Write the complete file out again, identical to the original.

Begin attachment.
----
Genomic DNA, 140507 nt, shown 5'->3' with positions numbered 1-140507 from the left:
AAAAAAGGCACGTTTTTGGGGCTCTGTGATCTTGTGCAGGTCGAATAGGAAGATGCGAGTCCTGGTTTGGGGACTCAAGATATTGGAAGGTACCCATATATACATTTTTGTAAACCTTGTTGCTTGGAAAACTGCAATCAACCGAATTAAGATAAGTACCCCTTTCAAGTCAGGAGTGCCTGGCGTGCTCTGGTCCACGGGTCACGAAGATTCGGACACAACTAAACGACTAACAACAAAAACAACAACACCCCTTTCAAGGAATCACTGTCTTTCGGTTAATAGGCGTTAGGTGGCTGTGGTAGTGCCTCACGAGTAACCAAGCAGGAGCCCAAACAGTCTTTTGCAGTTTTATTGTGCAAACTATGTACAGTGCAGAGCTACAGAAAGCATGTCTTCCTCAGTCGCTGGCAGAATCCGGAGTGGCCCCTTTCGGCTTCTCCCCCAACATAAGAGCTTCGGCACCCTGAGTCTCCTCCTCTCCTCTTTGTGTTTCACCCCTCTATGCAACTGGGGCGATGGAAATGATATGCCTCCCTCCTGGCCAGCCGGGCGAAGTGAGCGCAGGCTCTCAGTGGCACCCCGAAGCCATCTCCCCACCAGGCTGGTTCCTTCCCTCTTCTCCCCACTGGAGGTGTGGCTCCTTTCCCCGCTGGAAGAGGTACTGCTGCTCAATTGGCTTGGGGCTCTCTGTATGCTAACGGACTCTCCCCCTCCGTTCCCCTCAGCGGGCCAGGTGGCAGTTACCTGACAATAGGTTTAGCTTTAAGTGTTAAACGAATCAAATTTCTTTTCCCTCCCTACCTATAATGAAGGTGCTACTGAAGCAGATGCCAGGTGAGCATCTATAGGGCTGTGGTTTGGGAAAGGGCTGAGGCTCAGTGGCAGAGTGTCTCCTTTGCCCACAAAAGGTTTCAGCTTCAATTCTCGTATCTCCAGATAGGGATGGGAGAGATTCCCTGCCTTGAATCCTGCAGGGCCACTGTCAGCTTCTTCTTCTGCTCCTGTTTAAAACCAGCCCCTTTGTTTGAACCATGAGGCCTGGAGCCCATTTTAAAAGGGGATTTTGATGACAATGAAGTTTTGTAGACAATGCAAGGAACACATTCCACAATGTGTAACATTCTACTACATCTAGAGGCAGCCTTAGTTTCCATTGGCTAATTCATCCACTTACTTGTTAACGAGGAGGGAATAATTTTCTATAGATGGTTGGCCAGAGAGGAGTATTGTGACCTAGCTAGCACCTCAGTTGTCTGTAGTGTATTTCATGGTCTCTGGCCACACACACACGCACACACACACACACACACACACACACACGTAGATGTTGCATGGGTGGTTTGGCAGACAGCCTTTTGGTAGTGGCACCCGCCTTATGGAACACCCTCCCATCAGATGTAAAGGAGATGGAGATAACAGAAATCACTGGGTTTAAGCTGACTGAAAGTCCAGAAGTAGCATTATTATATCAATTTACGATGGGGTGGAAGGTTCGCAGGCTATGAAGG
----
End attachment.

Genomic DNA, 140507 nt, shown 5'->3' with positions numbered 1-140507 from the left:
AAAAAAGGCACGTTTTTGGGGCTCTGTGATCTTGTGCAGGTCGAATAGGAAGATGCGAGTCCTGGTTTGGGGACTCAAGATATTGGAAGGTACCCATATATACATTTTTGTAAACCTTGTTGCTTGGAAAACTGCAATCAACCGAATTAAGATAAGTACCCCTTTCAAGTCAGGAGTGCCTGGCGTGCTCTGGTCCACGGGTCACGAAGATTCGGACACAACTAAACGACTAACAACAAAAACAACAACACCCCTTTCAAGGAATCACTGTCTTTCGGTTAATAGGCGTTAGGTGGCTGTGGTAGTGCCTCACGAGTAACCAAGCAGGAGCCCAAACAGTCTTTTGCAGTTTTATTGTGCAAACTATGTACAGTGCAGAGCTACAGAAAGCATGTCTTCCTCAGTCGCTGGCAGAATCCGGAGTGGCCCCTTTCGGCTTCTCCCCCAACATAAGAGCTTCGGCACCCTGAGTCTCCTCCTCTCCTCTTTGTGTTTCACCCCTCTATGCAACTGGGGCGATGGAAATGATATGCCTCCCTCCTGGCCAGCCGGGCGAAGTGAGCGCAGGCTCTCAGTGGCACCCCGAAGCCATCTCCCCACCAGGCTGGTTCCTTCCCTCTTCTCCCCACTGGAGGTGTGGCTCCTTTCCCCGCTGGAAGAGGTACTGCTGCTCAATTGGCTTGGGGCTCTCTGTATGCTAACGGACTCTCCCCCTCCGTTCCCCTCAGCGGGCCAGGTGGCAGTTACCTGACAATAGGTTTAGCTTTAAGTGTTAAACGAATCAAATTTCTTTTCCCTCCCTACCTATAATGAAGGTGCTACTGAAGCAGATGCCAGGTGAGCATCTATAGGGCTGTGGTTTGGGAAAGGGCTGAGGCTCAGTGGCAGAGTGTCTCCTTTGCCCACAAAAGGTTTCAGCTTCAATTCTCGTATCTCCAGATAGGGATGGGAGAGATTCCCTGCCTTGAATCCTGCAGGGCCACTGTCAGCTTCTTCTTCTGCTCCTGTTTAAAACCAGCCCCTTTGTTTGAACCATGAGGCCTGGAGCCCATTTTAAAAGGGGATTTTGATGACAATGAAGTTTTGTAGACAATGCAAGGAACACATTCCACAATGTGTAACATTCTACTACATCTAGAGGCAGCCTTAGTTTCCATTGGCTAATTCATCCACTTACTTGTTAACGAGGAGGGAATAATTTTCTATAGATGGTTGGCCAGAGAGGAGTATTGTGACCTAGCTAGCACCTCAGTTGTCTGTAGTGTATTTCATGGTCTCTGGCCACACACACACGCACACACACACACACACACACACACACACGTAGATGTTGCATGGGTGGTTTGGCAGACAGCCTTTTGGTAGTGGCACCCGCCTTATGGAACACCCTCCCATCAGATGTAAAGGAGATGGAGATAACAGAAATCACTGGGTTTAAGCTGACTGAAAGTCCAGAAGTAGCATTATTATATCAATTTACGATGGGGTGGAAGGTTCGCAGGCTATGAAGG